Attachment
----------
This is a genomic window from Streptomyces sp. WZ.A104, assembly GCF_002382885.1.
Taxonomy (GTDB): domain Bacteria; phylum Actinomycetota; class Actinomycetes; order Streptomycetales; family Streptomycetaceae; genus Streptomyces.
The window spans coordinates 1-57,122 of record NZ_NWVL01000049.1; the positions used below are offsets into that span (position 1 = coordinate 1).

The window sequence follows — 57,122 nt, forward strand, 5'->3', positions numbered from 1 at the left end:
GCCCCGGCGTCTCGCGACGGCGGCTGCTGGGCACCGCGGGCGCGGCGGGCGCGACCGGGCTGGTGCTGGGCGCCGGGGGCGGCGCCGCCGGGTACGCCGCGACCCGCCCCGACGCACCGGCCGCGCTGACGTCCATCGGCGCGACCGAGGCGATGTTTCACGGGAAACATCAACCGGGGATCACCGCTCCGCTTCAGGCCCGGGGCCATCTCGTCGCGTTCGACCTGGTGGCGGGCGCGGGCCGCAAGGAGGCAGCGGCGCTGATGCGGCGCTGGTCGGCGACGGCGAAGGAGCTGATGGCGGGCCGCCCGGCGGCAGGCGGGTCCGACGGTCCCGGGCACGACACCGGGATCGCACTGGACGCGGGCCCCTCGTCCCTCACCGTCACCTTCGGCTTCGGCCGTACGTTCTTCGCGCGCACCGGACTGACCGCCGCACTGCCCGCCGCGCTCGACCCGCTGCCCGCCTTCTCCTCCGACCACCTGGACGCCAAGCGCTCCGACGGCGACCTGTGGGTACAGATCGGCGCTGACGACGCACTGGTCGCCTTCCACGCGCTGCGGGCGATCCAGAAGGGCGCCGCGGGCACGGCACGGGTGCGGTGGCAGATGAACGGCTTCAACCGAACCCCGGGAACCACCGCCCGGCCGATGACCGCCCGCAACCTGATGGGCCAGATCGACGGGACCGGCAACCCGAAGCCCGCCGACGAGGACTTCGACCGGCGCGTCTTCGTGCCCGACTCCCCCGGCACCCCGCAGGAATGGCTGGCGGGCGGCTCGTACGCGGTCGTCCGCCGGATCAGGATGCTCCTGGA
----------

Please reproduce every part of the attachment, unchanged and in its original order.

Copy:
This is a genomic window from Streptomyces sp. WZ.A104, assembly GCF_002382885.1.
Taxonomy (GTDB): domain Bacteria; phylum Actinomycetota; class Actinomycetes; order Streptomycetales; family Streptomycetaceae; genus Streptomyces.
The window spans coordinates 1-57,122 of record NZ_NWVL01000049.1; the positions used below are offsets into that span (position 1 = coordinate 1).

The window sequence follows — 57,122 nt, forward strand, 5'->3', positions numbered from 1 at the left end:
GCCCCGGCGTCTCGCGACGGCGGCTGCTGGGCACCGCGGGCGCGGCGGGCGCGACCGGGCTGGTGCTGGGCGCCGGGGGCGGCGCCGCCGGGTACGCCGCGACCCGCCCCGACGCACCGGCCGCGCTGACGTCCATCGGCGCGACCGAGGCGATGTTTCACGGGAAACATCAACCGGGGATCACCGCTCCGCTTCAGGCCCGGGGCCATCTCGTCGCGTTCGACCTGGTGGCGGGCGCGGGCCGCAAGGAGGCAGCGGCGCTGATGCGGCGCTGGTCGGCGACGGCGAAGGAGCTGATGGCGGGCCGCCCGGCGGCAGGCGGGTCCGACGGTCCCGGGCACGACACCGGGATCGCACTGGACGCGGGCCCCTCGTCCCTCACCGTCACCTTCGGCTTCGGCCGTACGTTCTTCGCGCGCACCGGACTGACCGCCGCACTGCCCGCCGCGCTCGACCCGCTGCCCGCCTTCTCCTCCGACCACCTGGACGCCAAGCGCTCCGACGGCGACCTGTGGGTACAGATCGGCGCTGACGACGCACTGGTCGCCTTCCACGCGCTGCGGGCGATCCAGAAGGGCGCCGCGGGCACGGCACGGGTGCGGTGGCAGATGAACGGCTTCAACCGAACCCCGGGAACCACCGCCCGGCCGATGACCGCCCGCAACCTGATGGGCCAGATCGACGGGACCGGCAACCCGAAGCCCGCCGACGAGGACTTCGACCGGCGCGTCTTCGTGCCCGACTCCCCCGGCACCCCGCAGGAATGGCTGGCGGGCGGCTCGTACGCGGTCGTCCGCCGGATCAGGATGCTCCTGGA